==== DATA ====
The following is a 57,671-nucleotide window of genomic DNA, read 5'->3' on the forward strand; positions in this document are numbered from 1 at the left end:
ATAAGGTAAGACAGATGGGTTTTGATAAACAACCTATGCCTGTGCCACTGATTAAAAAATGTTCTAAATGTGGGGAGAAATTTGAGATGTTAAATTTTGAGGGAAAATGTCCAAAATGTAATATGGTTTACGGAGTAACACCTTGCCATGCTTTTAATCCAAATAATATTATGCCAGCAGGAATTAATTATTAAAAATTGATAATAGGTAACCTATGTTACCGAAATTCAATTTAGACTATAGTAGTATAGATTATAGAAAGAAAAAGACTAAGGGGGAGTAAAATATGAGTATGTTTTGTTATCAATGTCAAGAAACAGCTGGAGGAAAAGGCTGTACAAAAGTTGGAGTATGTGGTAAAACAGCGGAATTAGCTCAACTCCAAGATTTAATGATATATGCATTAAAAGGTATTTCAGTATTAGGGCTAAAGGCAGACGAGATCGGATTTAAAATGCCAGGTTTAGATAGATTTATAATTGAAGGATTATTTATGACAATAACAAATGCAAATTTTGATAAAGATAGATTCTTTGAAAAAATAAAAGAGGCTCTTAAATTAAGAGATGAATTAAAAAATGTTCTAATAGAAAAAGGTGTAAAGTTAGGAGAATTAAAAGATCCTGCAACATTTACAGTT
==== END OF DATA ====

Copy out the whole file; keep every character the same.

The following is a 57,671-nucleotide window of genomic DNA, read 5'->3' on the forward strand; positions in this document are numbered from 1 at the left end:
ATAAGGTAAGACAGATGGGTTTTGATAAACAACCTATGCCTGTGCCACTGATTAAAAAATGTTCTAAATGTGGGGAGAAATTTGAGATGTTAAATTTTGAGGGAAAATGTCCAAAATGTAATATGGTTTACGGAGTAACACCTTGCCATGCTTTTAATCCAAATAATATTATGCCAGCAGGAATTAATTATTAAAAATTGATAATAGGTAACCTATGTTACCGAAATTCAATTTAGACTATAGTAGTATAGATTATAGAAAGAAAAAGACTAAGGGGGAGTAAAATATGAGTATGTTTTGTTATCAATGTCAAGAAACAGCTGGAGGAAAAGGCTGTACAAAAGTTGGAGTATGTGGTAAAACAGCGGAATTAGCTCAACTCCAAGATTTAATGATATATGCATTAAAAGGTATTTCAGTATTAGGGCTAAAGGCAGACGAGATCGGATTTAAAATGCCAGGTTTAGATAGATTTATAATTGAAGGATTATTTATGACAATAACAAATGCAAATTTTGATAAAGATAGATTCTTTGAAAAAATAAAAGAGGCTCTTAAATTAAGAGATGAATTAAAAAATGTTCTAATAGAAAAAGGTGTAAAGTTAGGAGAATTAAAAGATCCTGCAACATTTACAGTT